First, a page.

I guess the benefit isn't really evidence based, particularly below Schroeder, but the reception for DD 8C and Kii Three have been great, for what it's worth.
Hi @Penelinfi, very valid question. These components made of different rubbers will have a similar lifespan to other rubbers in the system and maybe much more than the surrounds, which can be subject to high stresses. We have been doing cone neck decouplers since Q series (from 2011?) with no issues related to ageing. In the case of the decoupler, ambient temperature can make it softer or harder, like any rubber, this has an effect on the resonating system cut-off frequency (i.e. the decoupling mechanism), but you have to be at very uncomfortably cold or hot temperatures for this to affect the driver response, and still this happens in the frequency region where the MF is low-pass filtered, so the worst case scenario is a bit of the MF output 'peeks through' the tweeter response more than it should.With all these lossy damping materials, especially the neck decoupler - how stable are they? Would they ever change properties over a reasonable time frame and affect the response?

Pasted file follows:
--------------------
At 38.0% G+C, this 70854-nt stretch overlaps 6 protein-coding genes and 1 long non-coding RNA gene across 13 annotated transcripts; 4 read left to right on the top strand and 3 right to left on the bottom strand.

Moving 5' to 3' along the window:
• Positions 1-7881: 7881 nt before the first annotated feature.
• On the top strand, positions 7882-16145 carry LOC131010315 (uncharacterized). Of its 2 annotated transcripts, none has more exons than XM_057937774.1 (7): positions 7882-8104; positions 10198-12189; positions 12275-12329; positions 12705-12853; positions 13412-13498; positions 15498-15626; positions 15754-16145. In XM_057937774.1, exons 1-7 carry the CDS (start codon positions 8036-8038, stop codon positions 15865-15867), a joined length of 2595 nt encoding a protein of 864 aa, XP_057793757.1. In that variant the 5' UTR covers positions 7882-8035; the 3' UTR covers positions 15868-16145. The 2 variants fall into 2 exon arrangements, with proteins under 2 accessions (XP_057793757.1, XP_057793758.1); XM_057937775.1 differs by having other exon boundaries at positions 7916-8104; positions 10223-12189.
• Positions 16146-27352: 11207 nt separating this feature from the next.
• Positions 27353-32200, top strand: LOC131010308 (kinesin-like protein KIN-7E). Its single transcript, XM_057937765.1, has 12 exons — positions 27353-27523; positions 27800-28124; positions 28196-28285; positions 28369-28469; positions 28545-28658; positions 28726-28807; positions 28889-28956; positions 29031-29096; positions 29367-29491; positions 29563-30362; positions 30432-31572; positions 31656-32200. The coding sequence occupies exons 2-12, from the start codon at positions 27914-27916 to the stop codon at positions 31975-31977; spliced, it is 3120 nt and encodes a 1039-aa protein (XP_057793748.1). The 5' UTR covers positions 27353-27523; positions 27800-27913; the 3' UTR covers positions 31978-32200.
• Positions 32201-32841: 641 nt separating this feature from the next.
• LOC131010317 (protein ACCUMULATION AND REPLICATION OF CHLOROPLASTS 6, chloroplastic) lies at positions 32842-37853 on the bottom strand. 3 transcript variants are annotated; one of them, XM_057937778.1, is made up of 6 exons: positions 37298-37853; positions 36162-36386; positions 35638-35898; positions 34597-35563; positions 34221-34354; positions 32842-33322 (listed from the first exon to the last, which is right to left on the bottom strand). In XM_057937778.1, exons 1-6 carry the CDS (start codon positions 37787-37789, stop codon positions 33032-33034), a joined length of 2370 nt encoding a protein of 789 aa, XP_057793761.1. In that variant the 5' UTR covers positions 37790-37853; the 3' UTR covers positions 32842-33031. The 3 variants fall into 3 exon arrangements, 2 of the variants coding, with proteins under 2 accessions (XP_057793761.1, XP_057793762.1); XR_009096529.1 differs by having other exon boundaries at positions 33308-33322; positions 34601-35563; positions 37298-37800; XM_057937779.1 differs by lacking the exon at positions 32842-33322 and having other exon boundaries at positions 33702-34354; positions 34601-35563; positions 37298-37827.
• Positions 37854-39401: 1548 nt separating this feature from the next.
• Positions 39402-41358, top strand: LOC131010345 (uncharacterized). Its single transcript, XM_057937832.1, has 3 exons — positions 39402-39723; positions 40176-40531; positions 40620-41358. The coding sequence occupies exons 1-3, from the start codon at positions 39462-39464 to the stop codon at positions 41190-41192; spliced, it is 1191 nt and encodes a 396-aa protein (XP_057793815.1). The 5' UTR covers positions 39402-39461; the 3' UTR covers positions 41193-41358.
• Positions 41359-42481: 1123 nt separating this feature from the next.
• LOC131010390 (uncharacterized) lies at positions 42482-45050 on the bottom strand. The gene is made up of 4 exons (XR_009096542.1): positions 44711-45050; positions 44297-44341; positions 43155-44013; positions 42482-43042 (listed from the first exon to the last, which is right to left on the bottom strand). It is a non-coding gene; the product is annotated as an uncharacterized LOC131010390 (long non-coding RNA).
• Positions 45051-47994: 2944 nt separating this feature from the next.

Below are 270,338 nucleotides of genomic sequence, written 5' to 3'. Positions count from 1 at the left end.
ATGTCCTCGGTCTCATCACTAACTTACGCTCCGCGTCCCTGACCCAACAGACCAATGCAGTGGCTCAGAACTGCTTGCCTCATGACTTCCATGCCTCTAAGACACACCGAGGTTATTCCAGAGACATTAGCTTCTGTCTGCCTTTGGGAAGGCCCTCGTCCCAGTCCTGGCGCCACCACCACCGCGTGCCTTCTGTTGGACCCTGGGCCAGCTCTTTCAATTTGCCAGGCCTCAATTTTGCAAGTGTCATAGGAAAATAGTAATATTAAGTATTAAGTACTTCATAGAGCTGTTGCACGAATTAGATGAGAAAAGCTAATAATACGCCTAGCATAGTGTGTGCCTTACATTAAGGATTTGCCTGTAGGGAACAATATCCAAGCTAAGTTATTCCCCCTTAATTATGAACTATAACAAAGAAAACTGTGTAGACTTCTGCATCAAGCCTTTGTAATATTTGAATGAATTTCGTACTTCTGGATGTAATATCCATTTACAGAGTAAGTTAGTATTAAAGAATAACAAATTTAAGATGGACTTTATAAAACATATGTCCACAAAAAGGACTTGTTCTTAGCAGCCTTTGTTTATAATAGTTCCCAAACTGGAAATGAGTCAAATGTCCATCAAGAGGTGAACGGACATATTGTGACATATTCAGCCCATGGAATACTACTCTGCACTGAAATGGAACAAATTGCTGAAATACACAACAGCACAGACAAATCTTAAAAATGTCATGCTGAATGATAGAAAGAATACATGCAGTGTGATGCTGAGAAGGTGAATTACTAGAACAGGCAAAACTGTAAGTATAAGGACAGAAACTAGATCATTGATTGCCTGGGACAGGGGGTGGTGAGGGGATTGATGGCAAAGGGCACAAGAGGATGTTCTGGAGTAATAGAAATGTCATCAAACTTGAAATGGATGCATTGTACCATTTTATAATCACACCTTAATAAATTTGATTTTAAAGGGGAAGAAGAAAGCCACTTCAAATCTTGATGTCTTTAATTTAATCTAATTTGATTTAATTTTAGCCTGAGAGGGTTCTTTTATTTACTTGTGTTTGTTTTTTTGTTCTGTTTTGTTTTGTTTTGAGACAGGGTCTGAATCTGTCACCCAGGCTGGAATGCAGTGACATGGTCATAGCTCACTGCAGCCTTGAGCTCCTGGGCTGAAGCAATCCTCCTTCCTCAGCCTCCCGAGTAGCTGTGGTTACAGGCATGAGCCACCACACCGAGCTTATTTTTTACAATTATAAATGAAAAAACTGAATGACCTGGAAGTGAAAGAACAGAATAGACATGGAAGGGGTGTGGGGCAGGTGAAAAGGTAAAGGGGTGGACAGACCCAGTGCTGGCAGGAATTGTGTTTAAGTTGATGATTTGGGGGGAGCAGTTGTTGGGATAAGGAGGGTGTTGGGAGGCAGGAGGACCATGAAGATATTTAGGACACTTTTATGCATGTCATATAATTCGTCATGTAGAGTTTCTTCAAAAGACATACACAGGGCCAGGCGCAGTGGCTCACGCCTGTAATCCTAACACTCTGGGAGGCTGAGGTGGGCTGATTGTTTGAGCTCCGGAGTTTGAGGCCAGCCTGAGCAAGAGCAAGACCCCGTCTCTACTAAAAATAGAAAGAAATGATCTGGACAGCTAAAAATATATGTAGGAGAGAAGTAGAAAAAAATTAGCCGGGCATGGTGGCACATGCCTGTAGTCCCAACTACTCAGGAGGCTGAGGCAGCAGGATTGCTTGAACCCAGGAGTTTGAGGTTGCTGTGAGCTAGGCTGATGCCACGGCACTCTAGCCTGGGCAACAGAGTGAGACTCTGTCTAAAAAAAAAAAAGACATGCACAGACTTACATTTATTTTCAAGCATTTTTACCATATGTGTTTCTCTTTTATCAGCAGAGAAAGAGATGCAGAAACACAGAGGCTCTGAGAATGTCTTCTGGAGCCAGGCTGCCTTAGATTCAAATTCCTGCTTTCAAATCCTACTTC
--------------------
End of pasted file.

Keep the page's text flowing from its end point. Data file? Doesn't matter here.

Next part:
Hi @Descartes, I fully accept maybe I'm biased on this but to me LS60W has the shape it has to have. It really is very slim for the excursion of the LF drivers. The Uni-Q is already almost its width, so diffraction really isn't a big issue, thus why it didn't need a curved baffle. Being so slim, the LF section needs to squeeze as much internal enclosure volume as possible, so the squared profile helped maximise the internal volume for the chosen footprint and height. And finally, Blade is a bit of an industrial design statement, LS60W is a much more affordable product for more people, so in this respect I think it's ok we didn't try to dress it in a sculpted cabinet driving its price up. Maybe this is the wrong analogy but in the car world car designers like Giugiaro made the most of boxy and angled body panels in the 70s and 80s trying to help brands like VW and Fiat make good design affordable for more people.Too bad the LS60 doesn’t have the same shape as the blade in smaller format!